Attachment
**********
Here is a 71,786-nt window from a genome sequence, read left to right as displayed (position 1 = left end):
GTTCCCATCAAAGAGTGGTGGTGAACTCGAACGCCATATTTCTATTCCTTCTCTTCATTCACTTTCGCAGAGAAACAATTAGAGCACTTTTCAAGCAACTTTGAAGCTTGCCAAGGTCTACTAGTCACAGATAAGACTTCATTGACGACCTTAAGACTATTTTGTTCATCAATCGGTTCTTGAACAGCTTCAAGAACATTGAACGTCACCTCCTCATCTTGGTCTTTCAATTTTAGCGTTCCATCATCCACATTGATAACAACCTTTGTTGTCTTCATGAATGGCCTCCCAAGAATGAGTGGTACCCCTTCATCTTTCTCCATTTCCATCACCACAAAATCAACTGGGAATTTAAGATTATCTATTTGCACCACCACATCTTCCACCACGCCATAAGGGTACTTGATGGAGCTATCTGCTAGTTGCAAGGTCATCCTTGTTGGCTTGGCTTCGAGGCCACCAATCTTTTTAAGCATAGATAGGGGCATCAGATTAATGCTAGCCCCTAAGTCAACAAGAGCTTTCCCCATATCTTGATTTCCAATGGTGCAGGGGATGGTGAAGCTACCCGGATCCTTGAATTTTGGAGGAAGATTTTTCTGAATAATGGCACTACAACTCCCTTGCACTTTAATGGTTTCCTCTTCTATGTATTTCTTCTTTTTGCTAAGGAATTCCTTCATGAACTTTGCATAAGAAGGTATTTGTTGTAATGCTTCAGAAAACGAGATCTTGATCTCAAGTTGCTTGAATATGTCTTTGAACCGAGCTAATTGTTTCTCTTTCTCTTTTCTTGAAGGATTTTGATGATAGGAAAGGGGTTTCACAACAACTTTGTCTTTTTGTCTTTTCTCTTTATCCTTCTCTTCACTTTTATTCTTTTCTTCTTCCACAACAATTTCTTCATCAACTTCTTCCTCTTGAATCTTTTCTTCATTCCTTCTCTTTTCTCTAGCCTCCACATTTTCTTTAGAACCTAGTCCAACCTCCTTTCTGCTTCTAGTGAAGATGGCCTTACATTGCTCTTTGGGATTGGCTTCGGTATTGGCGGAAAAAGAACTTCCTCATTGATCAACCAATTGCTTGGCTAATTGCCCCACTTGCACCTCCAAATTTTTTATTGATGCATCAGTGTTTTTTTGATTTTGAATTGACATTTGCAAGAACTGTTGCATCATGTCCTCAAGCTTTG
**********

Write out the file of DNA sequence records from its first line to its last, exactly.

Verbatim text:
Here is a 71,786-nt window from a genome sequence, read left to right as displayed (position 1 = left end):
GTTCCCATCAAAGAGTGGTGGTGAACTCGAACGCCATATTTCTATTCCTTCTCTTCATTCACTTTCGCAGAGAAACAATTAGAGCACTTTTCAAGCAACTTTGAAGCTTGCCAAGGTCTACTAGTCACAGATAAGACTTCATTGACGACCTTAAGACTATTTTGTTCATCAATCGGTTCTTGAACAGCTTCAAGAACATTGAACGTCACCTCCTCATCTTGGTCTTTCAATTTTAGCGTTCCATCATCCACATTGATAACAACCTTTGTTGTCTTCATGAATGGCCTCCCAAGAATGAGTGGTACCCCTTCATCTTTCTCCATTTCCATCACCACAAAATCAACTGGGAATTTAAGATTATCTATTTGCACCACCACATCTTCCACCACGCCATAAGGGTACTTGATGGAGCTATCTGCTAGTTGCAAGGTCATCCTTGTTGGCTTGGCTTCGAGGCCACCAATCTTTTTAAGCATAGATAGGGGCATCAGATTAATGCTAGCCCCTAAGTCAACAAGAGCTTTCCCCATATCTTGATTTCCAATGGTGCAGGGGATGGTGAAGCTACCCGGATCCTTGAATTTTGGAGGAAGATTTTTCTGAATAATGGCACTACAACTCCCTTGCACTTTAATGGTTTCCTCTTCTATGTATTTCTTCTTTTTGCTAAGGAATTCCTTCATGAACTTTGCATAAGAAGGTATTTGTTGTAATGCTTCAGAAAACGAGATCTTGATCTCAAGTTGCTTGAATATGTCTTTGAACCGAGCTAATTGTTTCTCTTTCTCTTTTCTTGAAGGATTTTGATGATAGGAAAGGGGTTTCACAACAACTTTGTCTTTTTGTCTTTTCTCTTTATCCTTCTCTTCACTTTTATTCTTTTCTTCTTCCACAACAATTTCTTCATCAACTTCTTCCTCTTGAATCTTTTCTTCATTCCTTCTCTTTTCTCTAGCCTCCACATTTTCTTTAGAACCTAGTCCAACCTCCTTTCTGCTTCTAGTGAAGATGGCCTTACATTGCTCTTTGGGATTGGCTTCGGTATTGGCGGAAAAAGAACTTCCTCATTGATCAACCAATTGCTTGGCTAATTGCCCCACTTGCACCTCCAAATTTTTTATTGATGCATCAGTGTTTTTTTGATTTTGAATTGACATTTGCAAGAACTGTTGCATCATGTCCTCAAGCTTTG